We’ve all been waiting for the next big British band to explode onto the American rock scene. Esteemed critics made us believe that Starsailor, the Doves, or Elbow would sweep America just as Oasis, Radiohead and Blur had. But instead of a big hoopla came a brief hoorah, which was followed by bigger, more lasting hoorahs for the other hyped scene right now — Brooklyn’s.
But back to the point. Who is the leading candidate to be the next big British band? After seeing Haven live, I was ready to tell everyone to unroll the Queen’s flag and get ready for the Johnny Marr-produced rock quartet to jumpstart the new British revival. Their debut, Between the Senses, garnered critical praise, but their big boom has yet to come. If their record was anywhere near as good as their live show, we’d all be eating fish and chips on the way to the football match.
Sadly, no such luck. The difference between Haven recorded and Haven live is as drastic as the difference between listening to Amnesiac on your MP3 player and hearing Thom Yorke belt out the lyrics in concert. It just doesn’t compare.
That said, Between the Senses still holds its own, and a lot of it has to do with lead singer Gary Briggs’ sweetly melodic voice (think a slightly lower range than Thom Yorke) and the band’s enticing guitar chords. “Let It Live” and “Say Something” are the kind of brokenhearted songs that make tears well up in those romantic rocker hearts. And, at the very least, the yearning and passion evoked in Haven’s songs is easy to relate to.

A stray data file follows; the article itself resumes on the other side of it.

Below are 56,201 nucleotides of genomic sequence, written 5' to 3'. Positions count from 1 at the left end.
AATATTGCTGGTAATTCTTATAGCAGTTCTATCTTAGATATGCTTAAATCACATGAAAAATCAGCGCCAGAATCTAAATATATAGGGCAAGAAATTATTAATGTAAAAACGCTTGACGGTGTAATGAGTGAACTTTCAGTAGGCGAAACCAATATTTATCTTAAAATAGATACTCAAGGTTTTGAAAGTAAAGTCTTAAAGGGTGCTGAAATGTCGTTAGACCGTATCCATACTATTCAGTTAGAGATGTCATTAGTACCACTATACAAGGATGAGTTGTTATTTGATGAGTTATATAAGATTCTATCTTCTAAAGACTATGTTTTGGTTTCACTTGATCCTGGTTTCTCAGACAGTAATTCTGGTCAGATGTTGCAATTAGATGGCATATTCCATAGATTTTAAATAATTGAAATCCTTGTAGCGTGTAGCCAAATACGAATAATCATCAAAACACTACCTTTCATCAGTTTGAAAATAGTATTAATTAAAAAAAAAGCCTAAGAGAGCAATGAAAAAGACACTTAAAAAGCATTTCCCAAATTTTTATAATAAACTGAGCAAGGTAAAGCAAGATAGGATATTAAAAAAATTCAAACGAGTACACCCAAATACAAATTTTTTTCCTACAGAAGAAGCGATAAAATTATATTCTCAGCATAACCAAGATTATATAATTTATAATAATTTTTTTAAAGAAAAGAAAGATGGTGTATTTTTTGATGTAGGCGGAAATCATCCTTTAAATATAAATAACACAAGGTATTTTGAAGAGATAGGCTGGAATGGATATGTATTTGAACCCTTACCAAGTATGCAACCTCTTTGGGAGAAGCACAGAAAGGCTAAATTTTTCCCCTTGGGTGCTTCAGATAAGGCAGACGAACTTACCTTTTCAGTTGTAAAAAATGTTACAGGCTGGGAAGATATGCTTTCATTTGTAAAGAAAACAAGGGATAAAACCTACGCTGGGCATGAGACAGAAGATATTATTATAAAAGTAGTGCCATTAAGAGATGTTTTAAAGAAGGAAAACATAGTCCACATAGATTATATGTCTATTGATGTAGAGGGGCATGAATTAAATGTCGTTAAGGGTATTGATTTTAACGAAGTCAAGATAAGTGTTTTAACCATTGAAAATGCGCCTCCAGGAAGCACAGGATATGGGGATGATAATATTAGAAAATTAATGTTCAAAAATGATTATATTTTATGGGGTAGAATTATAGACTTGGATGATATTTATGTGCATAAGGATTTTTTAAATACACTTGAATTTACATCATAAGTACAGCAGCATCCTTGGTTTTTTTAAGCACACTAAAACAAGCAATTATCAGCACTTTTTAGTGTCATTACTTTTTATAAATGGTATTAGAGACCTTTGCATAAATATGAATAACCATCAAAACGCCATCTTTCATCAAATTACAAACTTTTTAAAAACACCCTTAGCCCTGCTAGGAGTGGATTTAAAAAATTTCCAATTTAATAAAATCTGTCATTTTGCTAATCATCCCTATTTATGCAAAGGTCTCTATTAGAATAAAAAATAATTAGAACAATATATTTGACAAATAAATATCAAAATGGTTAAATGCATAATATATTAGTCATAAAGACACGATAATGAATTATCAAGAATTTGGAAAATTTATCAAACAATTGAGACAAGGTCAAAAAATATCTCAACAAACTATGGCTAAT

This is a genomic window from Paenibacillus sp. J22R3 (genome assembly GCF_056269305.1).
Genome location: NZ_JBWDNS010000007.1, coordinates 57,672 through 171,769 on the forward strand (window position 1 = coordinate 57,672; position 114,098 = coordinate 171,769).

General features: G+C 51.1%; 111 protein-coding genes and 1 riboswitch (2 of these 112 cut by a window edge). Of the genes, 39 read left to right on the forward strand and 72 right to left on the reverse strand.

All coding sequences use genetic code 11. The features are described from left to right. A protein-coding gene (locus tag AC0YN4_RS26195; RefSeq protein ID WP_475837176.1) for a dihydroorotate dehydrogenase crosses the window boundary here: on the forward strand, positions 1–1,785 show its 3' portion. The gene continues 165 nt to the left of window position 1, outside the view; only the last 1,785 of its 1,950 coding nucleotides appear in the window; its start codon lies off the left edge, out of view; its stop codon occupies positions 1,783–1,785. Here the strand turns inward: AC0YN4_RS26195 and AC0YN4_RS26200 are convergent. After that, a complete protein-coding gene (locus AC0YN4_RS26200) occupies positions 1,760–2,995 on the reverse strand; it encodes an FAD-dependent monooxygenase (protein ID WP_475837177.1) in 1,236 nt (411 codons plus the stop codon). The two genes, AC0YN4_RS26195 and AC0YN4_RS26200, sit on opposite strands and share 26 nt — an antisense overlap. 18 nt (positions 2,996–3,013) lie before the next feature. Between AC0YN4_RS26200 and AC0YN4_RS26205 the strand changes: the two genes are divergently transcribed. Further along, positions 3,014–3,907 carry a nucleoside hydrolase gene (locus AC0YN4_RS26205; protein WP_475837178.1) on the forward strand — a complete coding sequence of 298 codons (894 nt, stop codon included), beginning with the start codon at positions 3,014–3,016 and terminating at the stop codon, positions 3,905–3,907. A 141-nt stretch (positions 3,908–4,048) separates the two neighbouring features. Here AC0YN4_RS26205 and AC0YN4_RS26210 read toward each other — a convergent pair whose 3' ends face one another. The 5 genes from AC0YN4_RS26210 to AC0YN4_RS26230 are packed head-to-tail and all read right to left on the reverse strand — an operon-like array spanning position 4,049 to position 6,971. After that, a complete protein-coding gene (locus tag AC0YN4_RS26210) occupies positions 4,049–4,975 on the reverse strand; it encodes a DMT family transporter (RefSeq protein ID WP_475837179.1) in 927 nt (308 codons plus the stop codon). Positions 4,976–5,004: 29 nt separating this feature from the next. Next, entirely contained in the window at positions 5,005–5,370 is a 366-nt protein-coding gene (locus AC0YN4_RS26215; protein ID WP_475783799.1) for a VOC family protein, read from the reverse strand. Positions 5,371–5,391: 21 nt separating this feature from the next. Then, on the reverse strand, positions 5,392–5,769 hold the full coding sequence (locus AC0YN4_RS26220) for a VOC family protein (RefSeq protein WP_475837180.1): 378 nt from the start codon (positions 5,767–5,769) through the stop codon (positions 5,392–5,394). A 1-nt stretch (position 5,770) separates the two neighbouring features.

The Radiohead comparison really kicks in with “Sleep”, a quiet, moody ballad about insomnia. The song’s tempo, like Gary’s vocals, stay at a low steady hum. But unlike Radiohead, who would have invariably broken out into some massive guitar and drum explosion somewhere towards the end, Haven maintains the hum throughout the song, which characterizes the main difference between the two bands. Radiohead likes to change up the pace of their music with bouts of madness and Haven stays sincere and earnest, never breaking a sweat.
The dilemma as a listener is to decide whether that steadiness hurts or helps the song. Whether a song relaxes, energizes, or depresses, every song serves it’s own purpose to each listener. But it seems to me that Haven is still trying fiddling around with what it is that makes them Haven, but they’re coming along smashingly. Stellar songs like “Til the End” and “Where Is the Love” show the band’s potential to be distinct. That maturity will come when the band learns to do the unexpected instead of heavily relying on Gary’s stand-out vocals. The guitar, drums and bass don’t hold back in their live show, and it’d be wise if they didn’t hold back on the record, either.